Replica of the cap of Commander in Chief Fidel Castro Ruz, commissioned to be made in bronze by Roberto Chile. Photo: Yaimi Ravelo/Resumen Latinoamericano.
The space Con luz propia of the Fidel Castro Center had as a guest this week the renowned Cuban filmmaker and photographer Roberto Chile.
Disciple of Korda, Corrales and Salas; Chile is a man who, along with many other artists, is part of the iconography of the Revolution in its genesis.
The small room of the Fidel Center became intimate before the anecdotes of the soldier with a camera at the ready who accompanied the Commander everywhere, through all of Fidel's routes.
On the roads of the Sierra, through the cities, through the factories, through all the corners that the historical leader visited during the revolutionary process.
"When I look at the audience, there are essentially friends of mine, colleagues who live and who definitely know part of my work and also many of them had the privilege of sharing with Fidel," said the creator of the lens at the presentation of an unpublished filmography as a tribute to the seventh anniversary of Fidel's physical disappearance.
La Escolta is an unpublished short film that honors the men who protected the Comandante, with whom Roberto Chile strengthened ties due to the particularities of his profession.
"They helped me and I took care of them, they took me out of a commotion and put me in front so I could film," Chile said.
This was the first presentation of material that had never come to light, as evidenced by Fidel's meeting with his closest staff a few days after falling ill.
"They belong to me and to a certain extent I belong to them," Fidel's words that protect Chile's graphic testimony, describe Fidel's close bond with his bodyguard family. "From the bottom of my heart, thank you," Fidel expresses in this beautiful and brief documentary to the men who accompanied him for much of his revolutionary life.
Robero Chile recalled the arrival of the boy Elián to Cuba as one of the most important moments of his career, his camera was the only one authorized to document this historical fact in the great battle of ideas that was being waged at that time.
Roberto Chile during a meeting at the Fidel Castro Center. Photo: Yaimi Ravelo/Resumen Latinoamericano.
The filmmaker recounted Fidel's request to make a one-and-a-half-hour documentary about this event. The Commander was informed that, according to Chile, the material would not be enough time to be projected in the space of the Round Table.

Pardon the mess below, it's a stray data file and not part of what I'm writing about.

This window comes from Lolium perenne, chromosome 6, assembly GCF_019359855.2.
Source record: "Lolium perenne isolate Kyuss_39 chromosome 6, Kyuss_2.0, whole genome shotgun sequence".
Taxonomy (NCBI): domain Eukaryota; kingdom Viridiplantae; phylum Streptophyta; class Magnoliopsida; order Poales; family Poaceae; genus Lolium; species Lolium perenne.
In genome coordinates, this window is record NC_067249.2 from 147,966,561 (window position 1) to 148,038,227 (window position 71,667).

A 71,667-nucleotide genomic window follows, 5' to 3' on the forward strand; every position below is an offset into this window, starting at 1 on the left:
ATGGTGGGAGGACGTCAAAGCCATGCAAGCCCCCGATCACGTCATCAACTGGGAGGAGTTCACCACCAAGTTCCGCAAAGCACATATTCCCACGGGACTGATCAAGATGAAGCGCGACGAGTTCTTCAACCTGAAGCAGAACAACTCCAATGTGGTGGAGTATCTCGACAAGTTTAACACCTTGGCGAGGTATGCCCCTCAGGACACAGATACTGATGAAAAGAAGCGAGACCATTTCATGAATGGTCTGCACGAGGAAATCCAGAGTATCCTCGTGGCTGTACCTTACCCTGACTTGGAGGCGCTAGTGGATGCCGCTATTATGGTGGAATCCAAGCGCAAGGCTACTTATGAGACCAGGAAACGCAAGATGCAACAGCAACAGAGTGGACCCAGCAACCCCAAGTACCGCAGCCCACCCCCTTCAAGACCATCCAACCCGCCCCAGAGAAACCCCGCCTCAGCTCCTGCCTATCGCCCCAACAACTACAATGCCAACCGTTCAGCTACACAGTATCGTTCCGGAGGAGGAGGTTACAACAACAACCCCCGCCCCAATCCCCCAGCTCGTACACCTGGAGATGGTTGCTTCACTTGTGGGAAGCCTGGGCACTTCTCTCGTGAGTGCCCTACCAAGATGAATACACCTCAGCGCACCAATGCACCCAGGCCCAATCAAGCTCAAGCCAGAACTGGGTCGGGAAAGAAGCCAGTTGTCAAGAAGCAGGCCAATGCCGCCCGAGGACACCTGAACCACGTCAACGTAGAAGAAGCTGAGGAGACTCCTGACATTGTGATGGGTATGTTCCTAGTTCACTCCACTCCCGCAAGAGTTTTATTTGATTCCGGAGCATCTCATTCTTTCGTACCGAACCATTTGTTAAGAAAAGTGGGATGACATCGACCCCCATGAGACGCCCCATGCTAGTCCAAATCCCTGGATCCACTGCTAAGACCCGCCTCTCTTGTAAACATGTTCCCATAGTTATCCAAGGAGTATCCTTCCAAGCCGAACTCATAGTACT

Fidel arrives at a protocol house where Chile was filming the boy playing, approaches him, touches him on the shoulder and asks:
"They told me that you say that this doesn't take an hour and a half," Fidel questioned.
"Yes, Commander, one hour; an hour and a half doesn't give it," Chile responds.
"Perfect, the other half hour was covered by two comrades and you at the table," Fidel solves.
Chile described this task as the most difficult assigned to it by the Comandante. The humble artist of Cuban photography exceeds shyness in front of the cameras and recognitions, qualities that bring him closer to all generations of photographers on the island.
In the space Con luz propia with Roberto Chile as a guest, another moment of impact was when he describes the physical disappearance of Fidel from human closeness and profession.
He was given the well-deserved duty of accompanying Fidel until the last moment.
"I wanted to go in the caravan to Santiago, I had a moral obligation to be with him until that last moment."
"The trajectory lasted seven days, we slept about 3 hours a day, the crowd was not summoned, the cell phones lit up at night and the cry of all the people saying 'I am Fidel'. We felt the revolutionary enthusiasm present, at that moment he showed that men are useful even after death, because he united an entire country in a single cause, which is the Revolution," Chile recalled.
The space was emotional: anecdotes and moving audiovisual materials. Photo: Yaimi Ravelo/Resumen Latinoamericano.
Fidel's imprint on this noble-hearted man transcends time and borders after death.
In one of his most recent documentaries "Sacha, a child from Chernobyl", made together with Cuban journalist Maribel Acosta, produced by the Argentine media accredited in Cuba Resumen Latinoamericano, he had the opportunity to travel to Chernobyl and film Olga. The Ukrainian mother seen in the archive images exchanging her cap with Fidel's when she arrived in Cuba so that her son could receive treatment along with the thousands of children who recovered in Tarará.
"We went to Olga's house, she had her cap hooked up there – Fidel's – she gave us great human warmth, she cried and greeted us," Chile said.
"He told us that he had seen that image on television that circulated everywhere, it was very emotional to see that woman 30 years later or even more, keeping a cap with that signature that was barely seen. But this woman said it was one of the most exciting moments she experienced in her entire life.
"And there's Fidel, it's the mark he leaves on the people."
May the human work of Chile serve to pay tribute to all the men and women of Fidel.
(Taken from Latin American Summary)